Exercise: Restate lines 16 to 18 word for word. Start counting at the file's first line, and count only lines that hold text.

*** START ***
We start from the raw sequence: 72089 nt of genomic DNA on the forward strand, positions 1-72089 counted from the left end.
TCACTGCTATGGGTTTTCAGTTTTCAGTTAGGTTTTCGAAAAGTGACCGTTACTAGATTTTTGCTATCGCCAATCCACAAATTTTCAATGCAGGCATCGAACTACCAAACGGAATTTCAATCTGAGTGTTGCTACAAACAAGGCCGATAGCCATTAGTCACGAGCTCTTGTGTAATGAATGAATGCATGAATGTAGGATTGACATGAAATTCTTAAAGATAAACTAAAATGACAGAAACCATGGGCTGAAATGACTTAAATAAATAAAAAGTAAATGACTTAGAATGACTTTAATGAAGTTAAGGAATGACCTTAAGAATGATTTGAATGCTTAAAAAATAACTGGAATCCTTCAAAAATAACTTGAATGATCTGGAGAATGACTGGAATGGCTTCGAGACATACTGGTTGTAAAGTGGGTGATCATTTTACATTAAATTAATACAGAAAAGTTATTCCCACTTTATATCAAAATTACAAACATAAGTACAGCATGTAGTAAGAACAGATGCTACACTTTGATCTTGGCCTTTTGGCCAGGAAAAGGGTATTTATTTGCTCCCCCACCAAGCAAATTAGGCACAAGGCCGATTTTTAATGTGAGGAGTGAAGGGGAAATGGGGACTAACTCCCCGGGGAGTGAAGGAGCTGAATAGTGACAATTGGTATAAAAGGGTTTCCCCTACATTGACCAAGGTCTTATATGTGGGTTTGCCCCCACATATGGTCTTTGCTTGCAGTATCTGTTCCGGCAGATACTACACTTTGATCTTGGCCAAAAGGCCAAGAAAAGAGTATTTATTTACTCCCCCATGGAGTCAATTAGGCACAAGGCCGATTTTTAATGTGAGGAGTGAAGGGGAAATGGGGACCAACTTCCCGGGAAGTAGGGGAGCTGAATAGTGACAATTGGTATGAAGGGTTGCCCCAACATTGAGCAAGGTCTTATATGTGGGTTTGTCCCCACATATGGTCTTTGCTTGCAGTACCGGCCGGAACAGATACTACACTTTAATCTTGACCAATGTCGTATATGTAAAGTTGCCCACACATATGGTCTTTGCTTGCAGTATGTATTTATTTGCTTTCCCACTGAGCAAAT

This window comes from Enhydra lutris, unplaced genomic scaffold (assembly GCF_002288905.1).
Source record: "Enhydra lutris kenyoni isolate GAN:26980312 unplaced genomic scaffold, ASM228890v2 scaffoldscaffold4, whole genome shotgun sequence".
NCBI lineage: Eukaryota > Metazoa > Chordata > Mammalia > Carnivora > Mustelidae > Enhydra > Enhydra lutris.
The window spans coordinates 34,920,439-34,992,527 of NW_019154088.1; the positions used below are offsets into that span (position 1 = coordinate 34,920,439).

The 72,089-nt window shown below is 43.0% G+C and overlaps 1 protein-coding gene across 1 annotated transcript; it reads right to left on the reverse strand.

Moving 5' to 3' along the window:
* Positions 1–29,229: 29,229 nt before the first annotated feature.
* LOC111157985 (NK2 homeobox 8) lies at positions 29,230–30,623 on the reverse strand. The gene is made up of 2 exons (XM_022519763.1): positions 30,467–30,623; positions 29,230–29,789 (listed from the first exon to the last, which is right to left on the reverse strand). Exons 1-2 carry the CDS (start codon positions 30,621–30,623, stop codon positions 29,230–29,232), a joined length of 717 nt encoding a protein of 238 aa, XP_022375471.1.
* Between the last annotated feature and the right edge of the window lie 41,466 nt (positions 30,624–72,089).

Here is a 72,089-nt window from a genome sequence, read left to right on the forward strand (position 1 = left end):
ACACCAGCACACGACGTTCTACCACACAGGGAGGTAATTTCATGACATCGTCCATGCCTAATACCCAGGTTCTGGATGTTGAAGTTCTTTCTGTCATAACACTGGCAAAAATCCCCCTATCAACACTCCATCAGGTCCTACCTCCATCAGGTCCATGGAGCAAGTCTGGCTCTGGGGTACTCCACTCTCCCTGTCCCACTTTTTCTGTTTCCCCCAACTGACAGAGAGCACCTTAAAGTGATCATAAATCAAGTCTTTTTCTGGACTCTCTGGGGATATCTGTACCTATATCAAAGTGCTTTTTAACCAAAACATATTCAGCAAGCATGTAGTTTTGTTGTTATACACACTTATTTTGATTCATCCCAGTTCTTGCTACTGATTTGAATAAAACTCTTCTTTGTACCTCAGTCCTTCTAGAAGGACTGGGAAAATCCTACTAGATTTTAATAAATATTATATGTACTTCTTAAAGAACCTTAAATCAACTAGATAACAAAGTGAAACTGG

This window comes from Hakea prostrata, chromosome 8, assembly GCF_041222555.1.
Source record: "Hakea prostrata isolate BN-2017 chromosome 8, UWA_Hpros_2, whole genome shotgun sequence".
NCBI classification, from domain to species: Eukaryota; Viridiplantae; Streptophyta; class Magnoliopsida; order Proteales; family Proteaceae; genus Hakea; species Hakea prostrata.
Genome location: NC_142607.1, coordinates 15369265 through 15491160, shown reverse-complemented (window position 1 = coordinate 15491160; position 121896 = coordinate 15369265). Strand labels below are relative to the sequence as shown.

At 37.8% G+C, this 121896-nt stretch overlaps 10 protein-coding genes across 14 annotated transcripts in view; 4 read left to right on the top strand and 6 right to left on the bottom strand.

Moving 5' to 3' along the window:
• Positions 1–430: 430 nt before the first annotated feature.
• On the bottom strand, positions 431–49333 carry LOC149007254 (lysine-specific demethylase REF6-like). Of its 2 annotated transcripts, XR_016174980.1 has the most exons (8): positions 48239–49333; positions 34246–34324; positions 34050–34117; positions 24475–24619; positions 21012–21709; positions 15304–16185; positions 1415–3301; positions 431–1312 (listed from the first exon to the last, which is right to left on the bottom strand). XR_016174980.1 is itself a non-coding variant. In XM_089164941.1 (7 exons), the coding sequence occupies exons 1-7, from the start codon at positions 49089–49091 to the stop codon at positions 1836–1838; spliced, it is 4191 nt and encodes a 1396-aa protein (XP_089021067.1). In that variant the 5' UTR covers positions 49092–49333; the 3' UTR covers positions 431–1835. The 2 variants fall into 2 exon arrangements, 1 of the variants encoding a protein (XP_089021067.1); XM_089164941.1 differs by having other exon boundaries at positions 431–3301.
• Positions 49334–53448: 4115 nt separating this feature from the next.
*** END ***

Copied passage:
NCBI classification, from domain to species: Eukaryota; Viridiplantae; Streptophyta; class Magnoliopsida; order Proteales; family Proteaceae; genus Hakea; species Hakea prostrata.
Genome location: NC_142607.1, coordinates 15369265 through 15491160, shown reverse-complemented (window position 1 = coordinate 15491160; position 121896 = coordinate 15369265). Strand labels below are relative to the sequence as shown.

At 37.8% G+C, this 121896-nt stretch overlaps 10 protein-coding genes across 14 annotated transcripts in view; 4 read left to right on the top strand and 6 right to left on the bottom strand.